In 2015 I took up occasional running. No fuss – just me and the road. It was in preparation for the Three Peaks Challenge that I had signed up to do.
I wanted to get fitter, strengthen my legs and generally lose a bit of podge. Running – I was told – was a good way to achieve all of these goals. I’d ran on a gym treadmill more times than I’d ever cared to think about, and I’d never enjoyed it. There’s something about running in a static position that just didn’t sit well with me. I hated every second of it. So much so that I’d never really get past the 1mi mark without getting off and vowing never to get back on again.
I told myself I’d go running outdoors to see what it was like. My first experience of this wasn’t a great one – I didn’t enjoy it. It was cold, wet and windy. My legs hurt and I was in two minds as to give it all up and just focus on walking long distances.
But I persevered. I googled running tips (Tips! Really! Surely it’s just a case of moving your legs in a fast-paced rhythm?) and found some suggestions about footwear.
I bought myself some Nike trainers and tried again – this time I felt so much better about the whole situation. The run was hard, but I didn’t hate it. I’d read time and time again that you needed to practice your breathing as much as you did train your muscles to move that bit faster.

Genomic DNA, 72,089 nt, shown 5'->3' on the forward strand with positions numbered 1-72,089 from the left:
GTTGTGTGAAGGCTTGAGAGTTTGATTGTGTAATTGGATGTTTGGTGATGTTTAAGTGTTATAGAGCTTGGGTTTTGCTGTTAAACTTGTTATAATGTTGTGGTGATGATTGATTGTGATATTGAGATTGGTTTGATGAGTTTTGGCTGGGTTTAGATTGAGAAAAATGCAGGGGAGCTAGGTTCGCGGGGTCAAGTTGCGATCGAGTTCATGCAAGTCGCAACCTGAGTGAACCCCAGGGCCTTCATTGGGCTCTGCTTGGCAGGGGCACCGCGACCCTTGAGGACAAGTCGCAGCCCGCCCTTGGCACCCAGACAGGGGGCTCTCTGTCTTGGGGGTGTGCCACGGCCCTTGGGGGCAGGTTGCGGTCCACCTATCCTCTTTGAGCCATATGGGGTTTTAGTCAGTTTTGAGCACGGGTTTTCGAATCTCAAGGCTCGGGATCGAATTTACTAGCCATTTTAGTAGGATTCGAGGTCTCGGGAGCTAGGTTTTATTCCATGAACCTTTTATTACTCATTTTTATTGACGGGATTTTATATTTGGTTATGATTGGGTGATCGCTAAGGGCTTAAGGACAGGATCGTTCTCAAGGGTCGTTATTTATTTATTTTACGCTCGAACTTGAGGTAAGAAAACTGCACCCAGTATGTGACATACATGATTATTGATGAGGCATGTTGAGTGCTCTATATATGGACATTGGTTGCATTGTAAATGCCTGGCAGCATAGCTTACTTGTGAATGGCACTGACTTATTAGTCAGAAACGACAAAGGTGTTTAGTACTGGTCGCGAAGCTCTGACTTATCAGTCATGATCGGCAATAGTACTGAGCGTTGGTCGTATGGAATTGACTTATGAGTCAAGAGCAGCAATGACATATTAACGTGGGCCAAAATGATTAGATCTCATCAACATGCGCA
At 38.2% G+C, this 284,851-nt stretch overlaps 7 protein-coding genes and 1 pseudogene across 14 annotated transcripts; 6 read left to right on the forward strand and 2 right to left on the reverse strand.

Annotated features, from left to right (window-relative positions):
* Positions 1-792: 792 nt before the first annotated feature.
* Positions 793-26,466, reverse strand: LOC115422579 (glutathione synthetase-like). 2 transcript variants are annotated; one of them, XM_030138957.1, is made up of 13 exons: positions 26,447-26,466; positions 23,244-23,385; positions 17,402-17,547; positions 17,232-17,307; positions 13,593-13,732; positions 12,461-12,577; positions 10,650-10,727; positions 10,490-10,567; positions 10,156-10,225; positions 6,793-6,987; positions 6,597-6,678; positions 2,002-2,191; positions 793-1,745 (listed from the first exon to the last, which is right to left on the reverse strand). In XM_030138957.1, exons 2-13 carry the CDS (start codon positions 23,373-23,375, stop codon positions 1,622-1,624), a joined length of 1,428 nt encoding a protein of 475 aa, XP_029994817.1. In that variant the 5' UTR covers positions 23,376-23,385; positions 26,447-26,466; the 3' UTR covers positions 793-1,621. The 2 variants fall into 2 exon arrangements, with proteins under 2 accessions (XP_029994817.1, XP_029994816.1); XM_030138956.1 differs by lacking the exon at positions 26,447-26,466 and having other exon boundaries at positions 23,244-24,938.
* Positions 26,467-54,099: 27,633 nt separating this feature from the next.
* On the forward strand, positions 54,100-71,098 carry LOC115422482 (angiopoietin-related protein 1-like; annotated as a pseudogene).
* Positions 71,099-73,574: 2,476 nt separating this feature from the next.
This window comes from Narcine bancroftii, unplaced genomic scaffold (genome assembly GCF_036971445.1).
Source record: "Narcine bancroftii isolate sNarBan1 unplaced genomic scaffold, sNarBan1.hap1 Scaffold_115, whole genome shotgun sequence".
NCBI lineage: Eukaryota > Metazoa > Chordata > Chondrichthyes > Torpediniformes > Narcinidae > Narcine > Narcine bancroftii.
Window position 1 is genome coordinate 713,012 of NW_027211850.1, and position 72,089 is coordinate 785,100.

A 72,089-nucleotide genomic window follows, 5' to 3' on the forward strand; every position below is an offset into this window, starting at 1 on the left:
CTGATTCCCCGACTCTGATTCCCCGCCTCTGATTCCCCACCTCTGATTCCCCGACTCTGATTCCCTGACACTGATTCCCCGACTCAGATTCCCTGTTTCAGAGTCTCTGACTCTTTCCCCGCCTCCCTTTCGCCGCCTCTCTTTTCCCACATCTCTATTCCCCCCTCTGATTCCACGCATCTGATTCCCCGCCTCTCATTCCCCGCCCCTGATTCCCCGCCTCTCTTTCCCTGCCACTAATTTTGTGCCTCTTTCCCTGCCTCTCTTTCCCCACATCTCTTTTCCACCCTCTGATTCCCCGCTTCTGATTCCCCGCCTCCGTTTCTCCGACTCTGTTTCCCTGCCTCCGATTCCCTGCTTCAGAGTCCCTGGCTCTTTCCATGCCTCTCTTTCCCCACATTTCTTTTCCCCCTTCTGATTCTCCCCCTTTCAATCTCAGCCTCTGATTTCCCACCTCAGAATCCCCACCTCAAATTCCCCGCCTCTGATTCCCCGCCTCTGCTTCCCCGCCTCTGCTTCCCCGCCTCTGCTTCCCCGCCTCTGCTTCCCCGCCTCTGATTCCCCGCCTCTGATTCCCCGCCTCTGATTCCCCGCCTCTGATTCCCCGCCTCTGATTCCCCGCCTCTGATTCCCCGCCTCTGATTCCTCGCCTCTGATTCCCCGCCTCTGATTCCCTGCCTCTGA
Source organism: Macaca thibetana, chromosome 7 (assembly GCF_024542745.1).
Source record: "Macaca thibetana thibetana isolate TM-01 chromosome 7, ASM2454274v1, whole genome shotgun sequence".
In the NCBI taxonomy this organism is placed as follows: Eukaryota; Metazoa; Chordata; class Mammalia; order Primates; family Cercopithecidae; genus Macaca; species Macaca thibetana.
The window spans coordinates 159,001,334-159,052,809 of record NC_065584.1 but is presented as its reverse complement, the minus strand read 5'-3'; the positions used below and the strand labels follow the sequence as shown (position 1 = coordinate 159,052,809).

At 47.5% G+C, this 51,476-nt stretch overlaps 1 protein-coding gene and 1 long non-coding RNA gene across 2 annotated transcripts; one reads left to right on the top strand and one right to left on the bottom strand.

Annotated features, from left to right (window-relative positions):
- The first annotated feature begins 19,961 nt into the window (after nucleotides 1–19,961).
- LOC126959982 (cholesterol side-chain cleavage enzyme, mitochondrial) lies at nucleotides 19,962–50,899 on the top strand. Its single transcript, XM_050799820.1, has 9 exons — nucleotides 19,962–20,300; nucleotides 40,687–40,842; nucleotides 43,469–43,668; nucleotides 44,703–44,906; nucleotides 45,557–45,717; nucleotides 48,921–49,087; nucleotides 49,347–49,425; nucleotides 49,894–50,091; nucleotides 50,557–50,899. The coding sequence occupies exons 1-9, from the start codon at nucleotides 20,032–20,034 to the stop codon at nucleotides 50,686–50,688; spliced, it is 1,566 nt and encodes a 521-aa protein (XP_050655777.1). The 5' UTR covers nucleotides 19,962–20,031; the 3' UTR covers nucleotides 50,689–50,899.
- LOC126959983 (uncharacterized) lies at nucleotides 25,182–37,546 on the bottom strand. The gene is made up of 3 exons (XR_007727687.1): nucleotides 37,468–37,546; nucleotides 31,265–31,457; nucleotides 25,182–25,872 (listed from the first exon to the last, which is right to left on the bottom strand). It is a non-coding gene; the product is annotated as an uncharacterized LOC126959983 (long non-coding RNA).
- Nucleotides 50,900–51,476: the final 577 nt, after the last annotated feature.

I got out there 2 – 3 sometimes 4 – times a week. I was loving it so much that I entered my first ever 10km run. The first race since my cross-country days. It was a scorcher of a day and I swear I felt like I was going to die at parts. I’d entered a 6.4mi race through the Mersey tunnel. Now, it’s long enough when you’re driving through. when you’re running through it feels like it’s never ending. When you drive, you don’t appreciate its ascents and descents. When you run, you take in them all.
Moral throughout the tunnel 10k was high; lots of chanting and lots of well wishing from spectators. I finished in a happy 56mins. Not bad for my first run, I thought.
So I carried on with the running – trying to get out as much as I could.
Since, I’ve done two other runs; the Santa Dash, which was as novelty as it sounds, and the Cancer Research 10km Winter Run. Which was gruelling as I’d had about 3 hours sleep after a night shift. But I persevered – I managed to not stop once, which was a new achievement for me. And I finished 22 seconds shy of my tunnel 10km result, so all-in-all I was happy.
2016 brings with it lots of opportunities to carry on running – to enter more races and to get more medals. I’ll do anything for a medal, me.